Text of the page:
I spent several days at the commission talking with staff members, students and actually learning what it is like to be blind. I was given a pair of "sleep shades" and became one of the group.
I had thought the commission was a place to learn braille, walking cane techniques, cooking and various other skills. I soon learned that was only secondary.
One of the primary purposes of the center is re-shaping attitudes, not just instilling confidence in the blind person but making him understand that he need not be less able, more dependent or have more problems than anyone else.
Blindness is a characteristic, a weakness. But people adapt themselves to overcome other weaknesses—why not blindness?
"Students who come here have to learn a new way of life, but I'm not suggesting a different world for the blind. It's the same world we all live in," says James Gaschal, an orientation staff member.
Gaschal is blind. When he graduated from high school, he came to the commission and told them he wanted to go on to college and become a teacher but wasn't sure he could because he was blind.
After intensive training at the center, Gaschal went to college and taught school for two years before returning to the commission as a staff member.
When students came to the center with hopes of entering a field new to the blind, no one asks if it can be done. Instead, it's: How can it be done?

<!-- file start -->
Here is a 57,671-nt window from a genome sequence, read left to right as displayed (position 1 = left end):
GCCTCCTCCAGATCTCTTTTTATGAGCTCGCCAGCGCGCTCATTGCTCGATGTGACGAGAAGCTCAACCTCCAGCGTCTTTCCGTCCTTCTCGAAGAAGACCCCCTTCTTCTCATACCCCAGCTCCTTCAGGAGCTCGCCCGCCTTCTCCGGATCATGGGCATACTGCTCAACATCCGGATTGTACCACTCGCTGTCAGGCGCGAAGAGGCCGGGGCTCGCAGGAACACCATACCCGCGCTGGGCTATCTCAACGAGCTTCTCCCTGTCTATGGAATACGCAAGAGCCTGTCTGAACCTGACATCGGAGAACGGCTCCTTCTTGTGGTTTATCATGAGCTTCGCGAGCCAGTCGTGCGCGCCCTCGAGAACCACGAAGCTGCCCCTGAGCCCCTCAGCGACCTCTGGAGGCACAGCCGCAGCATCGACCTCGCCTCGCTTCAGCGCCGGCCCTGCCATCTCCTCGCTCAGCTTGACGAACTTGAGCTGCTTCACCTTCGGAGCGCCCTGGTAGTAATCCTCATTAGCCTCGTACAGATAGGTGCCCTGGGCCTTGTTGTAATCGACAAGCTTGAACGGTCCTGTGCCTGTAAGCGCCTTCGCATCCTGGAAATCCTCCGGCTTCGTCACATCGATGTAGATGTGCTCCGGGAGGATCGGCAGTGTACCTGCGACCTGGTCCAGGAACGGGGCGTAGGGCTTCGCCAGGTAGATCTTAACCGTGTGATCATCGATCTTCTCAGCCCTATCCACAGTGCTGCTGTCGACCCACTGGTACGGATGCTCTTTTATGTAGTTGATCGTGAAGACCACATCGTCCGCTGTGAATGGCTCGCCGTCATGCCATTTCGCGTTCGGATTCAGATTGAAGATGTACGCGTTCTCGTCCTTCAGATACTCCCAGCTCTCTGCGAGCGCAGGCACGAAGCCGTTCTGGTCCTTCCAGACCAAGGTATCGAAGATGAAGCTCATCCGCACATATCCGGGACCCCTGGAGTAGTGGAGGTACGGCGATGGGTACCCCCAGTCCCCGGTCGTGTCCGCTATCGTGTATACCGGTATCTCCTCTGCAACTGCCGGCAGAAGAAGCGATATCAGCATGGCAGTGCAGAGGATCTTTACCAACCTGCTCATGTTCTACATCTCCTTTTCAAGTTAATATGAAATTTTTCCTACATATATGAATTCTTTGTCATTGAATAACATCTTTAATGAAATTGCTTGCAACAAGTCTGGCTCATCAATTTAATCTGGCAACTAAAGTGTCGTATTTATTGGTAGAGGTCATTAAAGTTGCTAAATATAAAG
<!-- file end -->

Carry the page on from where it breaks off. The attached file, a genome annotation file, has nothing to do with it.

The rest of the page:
"I am a reporter. If I were blind, could I continue in my profession?" I asked one of the staffers.
"Just because you lose your sight, doesn't mean you lose the knowledge you have. You will have to find alternate ways of doing certain things, but there is no reason you can't continue if you have the desire," came the answer.
Kenneth Jernigan, director of the commission, says one of the most difficult hurdles that must be overcome is "pushing back the frontiers of ignorance" about the blind.
Jernigan says that what the commission is trying to accomplish differs so much from what most people think about blindness that it is shocking to them when it finally sinks in.
When I first toured the commission I watched blind people working with power tools which didn't have any extra safety guards. The students gathered on the roof for barbeques and did all the cooking.
I was amazed.
That is just what the commission is trying to do away with — sighted persons being amazed at the accomplishments of the blind.
Although progress is being made, Jernigan cited a "typical example" of how difficult it is to get through to people.
Jernigan had just finishing giving a speech about how blind people can compete on an equal basis with sighted persons, when someone asked if he could tie his own necktie.
He showed them how he did it and then the audience applauded. He said that to him the applause was almost an insult since it was just an everyday, simple task.
Unless help is requested, trying to help a blind person across the street is another example. It's just as if someone asked if he could help you tie your shoelace.
After my brief encounter with the commission, I know that if I were blind and given an equal opportunity I could compete with a sighted person. But that opportunity has to be given.
A motto which is heard frequently at the commission is: "The average blind person can do the average job in the average place of business and do it as well as his sighted neighbor."
Jernigan says the blind are not asking for a change of heart by society but a change of image—an exchange of old myths for new perspectives.